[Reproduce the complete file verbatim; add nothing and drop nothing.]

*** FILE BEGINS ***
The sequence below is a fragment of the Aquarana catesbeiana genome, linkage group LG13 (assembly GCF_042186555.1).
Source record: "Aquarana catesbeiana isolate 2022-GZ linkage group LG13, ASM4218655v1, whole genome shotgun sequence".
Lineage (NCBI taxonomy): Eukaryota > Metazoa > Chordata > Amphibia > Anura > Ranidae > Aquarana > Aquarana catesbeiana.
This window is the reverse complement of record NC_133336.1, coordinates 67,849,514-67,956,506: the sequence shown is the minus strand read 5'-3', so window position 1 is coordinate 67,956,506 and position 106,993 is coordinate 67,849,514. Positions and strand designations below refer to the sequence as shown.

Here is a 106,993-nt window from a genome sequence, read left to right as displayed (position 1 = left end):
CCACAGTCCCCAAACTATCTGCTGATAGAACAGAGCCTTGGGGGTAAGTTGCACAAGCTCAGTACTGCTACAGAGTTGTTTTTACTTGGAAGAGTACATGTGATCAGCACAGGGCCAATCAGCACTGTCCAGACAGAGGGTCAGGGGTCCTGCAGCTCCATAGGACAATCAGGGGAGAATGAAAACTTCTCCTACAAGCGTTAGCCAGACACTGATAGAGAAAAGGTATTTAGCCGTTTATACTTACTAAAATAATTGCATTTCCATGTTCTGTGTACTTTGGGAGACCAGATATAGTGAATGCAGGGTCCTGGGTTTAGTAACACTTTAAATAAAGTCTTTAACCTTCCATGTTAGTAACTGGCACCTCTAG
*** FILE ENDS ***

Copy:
The sequence below is a fragment of the Aquarana catesbeiana genome, linkage group LG13 (assembly GCF_042186555.1).
Source record: "Aquarana catesbeiana isolate 2022-GZ linkage group LG13, ASM4218655v1, whole genome shotgun sequence".
Lineage (NCBI taxonomy): Eukaryota > Metazoa > Chordata > Amphibia > Anura > Ranidae > Aquarana > Aquarana catesbeiana.
This window is the reverse complement of record NC_133336.1, coordinates 67,849,514-67,956,506: the sequence shown is the minus strand read 5'-3', so window position 1 is coordinate 67,956,506 and position 106,993 is coordinate 67,849,514. Positions and strand designations below refer to the sequence as shown.

Here is a 106,993-nt window from a genome sequence, read left to right as displayed (position 1 = left end):
CCACAGTCCCCAAACTATCTGCTGATAGAACAGAGCCTTGGGGGTAAGTTGCACAAGCTCAGTACTGCTACAGAGTTGTTTTTACTTGGAAGAGTACATGTGATCAGCACAGGGCCAATCAGCACTGTCCAGACAGAGGGTCAGGGGTCCTGCAGCTCCATAGGACAATCAGGGGAGAATGAAAACTTCTCCTACAAGCGTTAGCCAGACACTGATAGAGAAAAGGTATTTAGCCGTTTATACTTACTAAAATAATTGCATTTCCATGTTCTGTGTACTTTGGGAGACCAGATATAGTGAATGCAGGGTCCTGGGTTTAGTAACACTTTAAATAAAGTCTTTAACCTTCCATGTTAGTAACTGGCACCTCTAG